In the 1930’s Bullock cycles acquired larger premises at 171 commercial Street, Pt. Adelaide to meet the rapid increase of business.
As more cyclists used a Bullock cycle, records continued to being broken, these included; Willie Spencer and Frank Corry who were World champions and record breakers, Arne Bate who defeated Hubert Opperman in the 5-mile pursuit race at Payneham Oval (S.A), K.L Osborne winning S.A championships and scratch races and  E. Arnold who was first and fastest at the Athelstone 20-mile Road race.

K.L Osborne became Bullocks top rider, sponsored by Bullock cycles and went on to open Bullocks cycles at Mt. Gambier.
Bullock was one of the early member of the Norwood Cycling Club and promoted the club as much as possible flying the red and blue flag and on the social side Bullock always admired horses and in his time owned a few racehorses, he kept fit with weekend runs and took trips away for relaxation.
In 1931, John Bullock died at the age of 57 years at North Adelaide however Bullocks cycles remained the forefront of cycling in Adelaide, his sales were increasing during this period due to the rise of upcoming riders, carnivals and the cycling needs of the public.
In 1938 Bullock cycles held a much eager exhibition featuring roller cycling, the event was to serve as a dual purpose of attracting interest in the sport and as a valuable training aid for locals competing in long distance events, sponsored by the Albany Cycling Club and despite that the weather not favorable a large crowd turned up to witness the spectacle and members of the public were asked to come and have a try-out, after the commencement of the event rider Doug Keyser burnt up the rollers which was caused by excessive speed which he had maintained throughout his effort and caused one of the rollers to come adrift, with an abrupt end and a disappointed crowd they were promised a reschedule in the following week. It was hoped that this would become a regular competition providing the response was favourable from the public.
By 1939 / 40 years the top road cycle made by Bullock was the Bullock ” De Luxe ” Road Racer, it was available with a choice of gears Cyclo, Osgear, Simplex and Trivelox dependant on frame gear fittings, it was built with Reynolds 531 and came with Dunlop 27 inch, choice of either Boa or Webb Pedals, Constrictor crankset and Milliken or Oppy bars.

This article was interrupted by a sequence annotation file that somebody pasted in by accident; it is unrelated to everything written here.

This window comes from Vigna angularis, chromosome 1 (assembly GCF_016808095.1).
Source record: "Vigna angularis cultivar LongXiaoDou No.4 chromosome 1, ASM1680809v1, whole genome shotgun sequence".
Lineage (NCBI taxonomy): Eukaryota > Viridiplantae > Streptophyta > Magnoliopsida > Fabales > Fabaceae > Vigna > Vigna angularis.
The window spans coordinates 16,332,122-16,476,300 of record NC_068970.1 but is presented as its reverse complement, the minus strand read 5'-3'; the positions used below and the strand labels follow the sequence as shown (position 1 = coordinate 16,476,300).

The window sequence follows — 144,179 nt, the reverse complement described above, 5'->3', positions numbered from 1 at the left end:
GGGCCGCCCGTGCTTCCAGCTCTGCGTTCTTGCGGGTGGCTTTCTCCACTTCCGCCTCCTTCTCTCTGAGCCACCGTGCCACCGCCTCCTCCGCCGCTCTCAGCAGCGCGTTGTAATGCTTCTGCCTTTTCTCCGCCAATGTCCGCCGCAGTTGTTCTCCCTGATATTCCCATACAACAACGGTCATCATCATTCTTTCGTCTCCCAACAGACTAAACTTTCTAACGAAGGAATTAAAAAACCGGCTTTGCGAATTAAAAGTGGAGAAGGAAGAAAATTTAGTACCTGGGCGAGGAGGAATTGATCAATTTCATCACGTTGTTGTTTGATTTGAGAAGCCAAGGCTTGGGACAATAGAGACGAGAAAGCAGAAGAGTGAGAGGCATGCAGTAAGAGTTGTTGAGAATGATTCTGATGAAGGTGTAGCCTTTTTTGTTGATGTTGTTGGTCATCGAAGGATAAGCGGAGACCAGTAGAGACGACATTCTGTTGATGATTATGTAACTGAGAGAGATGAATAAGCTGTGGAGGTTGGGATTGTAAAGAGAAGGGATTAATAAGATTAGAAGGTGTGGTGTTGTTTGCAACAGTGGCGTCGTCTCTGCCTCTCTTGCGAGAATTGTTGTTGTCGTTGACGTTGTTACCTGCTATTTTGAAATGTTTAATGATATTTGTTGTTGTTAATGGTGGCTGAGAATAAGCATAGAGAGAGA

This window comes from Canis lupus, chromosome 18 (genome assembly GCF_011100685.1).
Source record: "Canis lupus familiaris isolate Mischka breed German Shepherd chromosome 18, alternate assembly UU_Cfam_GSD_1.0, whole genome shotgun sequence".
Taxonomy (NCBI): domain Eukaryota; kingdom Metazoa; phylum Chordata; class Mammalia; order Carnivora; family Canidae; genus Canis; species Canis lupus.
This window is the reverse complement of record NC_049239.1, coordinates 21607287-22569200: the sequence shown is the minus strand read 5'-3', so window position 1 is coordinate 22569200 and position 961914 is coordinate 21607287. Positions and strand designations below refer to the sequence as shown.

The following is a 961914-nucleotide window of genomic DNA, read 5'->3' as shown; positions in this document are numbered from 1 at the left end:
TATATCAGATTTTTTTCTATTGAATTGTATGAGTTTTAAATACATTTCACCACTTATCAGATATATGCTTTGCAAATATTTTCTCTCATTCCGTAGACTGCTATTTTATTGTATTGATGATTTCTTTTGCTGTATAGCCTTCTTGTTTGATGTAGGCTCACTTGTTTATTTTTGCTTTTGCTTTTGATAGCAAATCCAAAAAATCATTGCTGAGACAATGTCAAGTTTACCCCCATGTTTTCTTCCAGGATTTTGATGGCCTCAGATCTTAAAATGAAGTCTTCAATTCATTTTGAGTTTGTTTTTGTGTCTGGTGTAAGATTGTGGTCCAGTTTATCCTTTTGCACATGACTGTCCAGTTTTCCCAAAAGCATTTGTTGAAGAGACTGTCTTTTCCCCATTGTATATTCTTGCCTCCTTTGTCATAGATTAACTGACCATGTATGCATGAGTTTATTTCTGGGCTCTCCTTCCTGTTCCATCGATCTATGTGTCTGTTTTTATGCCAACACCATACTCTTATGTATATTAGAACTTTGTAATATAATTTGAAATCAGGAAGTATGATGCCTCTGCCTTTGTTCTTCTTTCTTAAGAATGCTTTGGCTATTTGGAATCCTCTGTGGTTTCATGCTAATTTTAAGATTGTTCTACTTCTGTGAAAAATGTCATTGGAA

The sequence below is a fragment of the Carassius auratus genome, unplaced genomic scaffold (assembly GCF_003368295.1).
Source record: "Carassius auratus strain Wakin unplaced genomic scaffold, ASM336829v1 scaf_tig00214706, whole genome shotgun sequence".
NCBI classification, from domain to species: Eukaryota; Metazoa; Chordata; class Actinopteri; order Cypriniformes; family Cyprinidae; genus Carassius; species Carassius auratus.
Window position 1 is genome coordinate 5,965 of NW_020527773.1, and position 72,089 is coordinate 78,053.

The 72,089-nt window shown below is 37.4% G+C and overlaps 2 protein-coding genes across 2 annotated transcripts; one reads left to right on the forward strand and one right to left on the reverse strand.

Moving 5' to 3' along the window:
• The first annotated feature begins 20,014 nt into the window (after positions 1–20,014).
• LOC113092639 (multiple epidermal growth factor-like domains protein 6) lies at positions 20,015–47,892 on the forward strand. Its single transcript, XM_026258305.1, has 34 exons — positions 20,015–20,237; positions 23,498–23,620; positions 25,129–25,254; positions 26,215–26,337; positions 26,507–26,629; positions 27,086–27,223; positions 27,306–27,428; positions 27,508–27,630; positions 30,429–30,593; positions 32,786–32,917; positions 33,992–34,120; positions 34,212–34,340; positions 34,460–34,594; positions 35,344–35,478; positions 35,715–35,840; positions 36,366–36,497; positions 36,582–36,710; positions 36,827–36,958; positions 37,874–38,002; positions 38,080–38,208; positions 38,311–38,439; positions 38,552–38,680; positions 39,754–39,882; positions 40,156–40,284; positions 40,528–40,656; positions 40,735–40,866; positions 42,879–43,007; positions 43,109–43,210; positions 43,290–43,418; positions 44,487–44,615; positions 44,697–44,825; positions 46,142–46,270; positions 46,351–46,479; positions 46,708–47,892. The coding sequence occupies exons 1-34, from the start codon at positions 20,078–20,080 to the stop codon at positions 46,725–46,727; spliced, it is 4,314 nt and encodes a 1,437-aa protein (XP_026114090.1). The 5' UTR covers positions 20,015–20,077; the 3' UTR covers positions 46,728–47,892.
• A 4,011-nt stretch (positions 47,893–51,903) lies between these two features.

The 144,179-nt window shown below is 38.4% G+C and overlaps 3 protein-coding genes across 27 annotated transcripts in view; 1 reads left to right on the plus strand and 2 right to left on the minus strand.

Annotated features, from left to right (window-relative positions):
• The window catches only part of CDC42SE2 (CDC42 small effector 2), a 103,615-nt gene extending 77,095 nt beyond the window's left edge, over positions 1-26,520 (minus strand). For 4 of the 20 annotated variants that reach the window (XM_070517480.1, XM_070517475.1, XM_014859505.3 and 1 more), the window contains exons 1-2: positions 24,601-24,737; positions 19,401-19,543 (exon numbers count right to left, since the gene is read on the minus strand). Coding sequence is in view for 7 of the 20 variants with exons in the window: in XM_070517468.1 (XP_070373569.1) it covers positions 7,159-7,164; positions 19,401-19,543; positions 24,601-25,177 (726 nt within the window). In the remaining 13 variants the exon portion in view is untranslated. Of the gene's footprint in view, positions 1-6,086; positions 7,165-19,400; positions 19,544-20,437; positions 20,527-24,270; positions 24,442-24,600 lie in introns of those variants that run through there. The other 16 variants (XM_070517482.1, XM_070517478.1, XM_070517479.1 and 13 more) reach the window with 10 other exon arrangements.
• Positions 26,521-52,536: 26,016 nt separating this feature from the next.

The Bullock ” De luxe” Track Racer or available and fitted with same top level specifications. Club racers, special Tourers, Roadsters, Ladies, Juvenile, Tandem and delivery Tricycles also avilable.
Bullocks were now main suppliers of cycles, Motor-cycles, cars, Shearing merchandise, Caterpillar tractors, Breville Radios, Wheelchairs and were also agents for Malvern Star cycles in their reputable stores.
Bullocks put on displays often sizing all opportinities to do so, they had strong with B.T.M and

Bullock cycles continued for many years following World War II and it wasn’t until the mid-1950’s they ceased operating.
Bullock cycles were noted for their superiority and attention to detail and were sold at a more premium price compared to other cycles at the time.

Bullock cycles are recognized by their badge, its assumed that the early Bullock cycles had a rounder badge and then changed its shape to a more shield like design ( see image above ) later.
These badges were placed at the front of the cycle with stamped Bullock and a serial stamped beneath it; the serial has a sequential number and some examples are noted to have no badge and simply a transfer bearing the Bull logo.
Pre-war WWI Bullocks are very scarce especially those at the turn of the century built as these surpass now over 110+ years.Bullocks built a number of their roadster and road models as the daily rider machines as these became very popular and affordable and many exist these days.
Many Bullocks featured a lobster claw rear dropout, these incorporated a snail cam for quick insertion and removal of the rear wheel.
Early Bullocks featured a large Bullock script on the down-tube while those dating late 1940’s featured Bullock in smaller script.

Bullocks were well represented in South Australian racing and special purpose built machines for their top riders featured elaborate ornate lugs that at the time were seen as expensive and tested the boundaries of design innovation on a racing cycle, in particular K.L Osborne own racing bike.
This racing cycle was chrome plated all over and featured diamond shaped chain-stays with fancy head-tube lug work and also incorporated a hexagonal shaped bottom bracket shell assembly, the script is large with the word Special incorporated, see profile on K.L Osborne
Bullocks with fancy lug work had the serial stamped on the chain-stay near the insert of the Bottom Bracket.
Nickel or Chrome plating featured on top end Bullock racing models.